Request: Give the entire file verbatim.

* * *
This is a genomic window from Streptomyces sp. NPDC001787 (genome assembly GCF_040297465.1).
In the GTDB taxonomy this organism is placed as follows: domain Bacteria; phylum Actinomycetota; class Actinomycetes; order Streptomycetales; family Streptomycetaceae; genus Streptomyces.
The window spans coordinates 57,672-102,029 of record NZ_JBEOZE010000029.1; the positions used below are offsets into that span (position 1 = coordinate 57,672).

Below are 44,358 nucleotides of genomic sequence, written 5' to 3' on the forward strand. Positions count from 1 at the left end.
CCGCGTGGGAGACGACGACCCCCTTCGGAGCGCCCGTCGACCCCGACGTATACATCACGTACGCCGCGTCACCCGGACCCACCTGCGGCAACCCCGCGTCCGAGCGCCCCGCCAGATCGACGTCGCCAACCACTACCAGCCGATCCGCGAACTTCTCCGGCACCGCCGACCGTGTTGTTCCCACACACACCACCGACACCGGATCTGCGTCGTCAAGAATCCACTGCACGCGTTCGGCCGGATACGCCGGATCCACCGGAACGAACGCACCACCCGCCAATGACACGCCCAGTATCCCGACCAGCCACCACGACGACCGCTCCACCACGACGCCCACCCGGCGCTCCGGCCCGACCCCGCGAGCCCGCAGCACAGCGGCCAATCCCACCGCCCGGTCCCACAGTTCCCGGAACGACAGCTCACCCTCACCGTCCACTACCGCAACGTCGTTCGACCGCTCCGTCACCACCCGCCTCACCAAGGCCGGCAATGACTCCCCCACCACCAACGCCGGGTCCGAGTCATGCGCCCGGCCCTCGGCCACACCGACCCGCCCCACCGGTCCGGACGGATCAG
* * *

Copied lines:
This is a genomic window from Streptomyces sp. NPDC001787 (genome assembly GCF_040297465.1).
In the GTDB taxonomy this organism is placed as follows: domain Bacteria; phylum Actinomycetota; class Actinomycetes; order Streptomycetales; family Streptomycetaceae; genus Streptomyces.
The window spans coordinates 57,672-102,029 of record NZ_JBEOZE010000029.1; the positions used below are offsets into that span (position 1 = coordinate 57,672).

Below are 44,358 nucleotides of genomic sequence, written 5' to 3' on the forward strand. Positions count from 1 at the left end.
CCGCGTGGGAGACGACGACCCCCTTCGGAGCGCCCGTCGACCCCGACGTATACATCACGTACGCCGCGTCACCCGGACCCACCTGCGGCAACCCCGCGTCCGAGCGCCCCGCCAGATCGACGTCGCCAACCACTACCAGCCGATCCGCGAACTTCTCCGGCACCGCCGACCGTGTTGTTCCCACACACACCACCGACACCGGATCTGCGTCGTCAAGAATCCACTGCACGCGTTCGGCCGGATACGCCGGATCCACCGGAACGAACGCACCACCCGCCAATGACACGCCCAGTATCCCGACCAGCCACCACGACGACCGCTCCACCACGACGCCCACCCGGCGCTCCGGCCCGACCCCGCGAGCCCGCAGCACAGCGGCCAATCCCACCGCCCGGTCCCACAGTTCCCGGAACGACAGCTCACCCTCACCGTCCACTACCGCAACGTCGTTCGACCGCTCCGTCACCACCCGCCTCACCAAGGCCGGCAATGACTCCCCCACCACCAACGCCGGGTCCGAGTCATGCGCCCGGCCCTCGGCCACACCGACCCGCCCCACCGGTCCGGACGGATCAG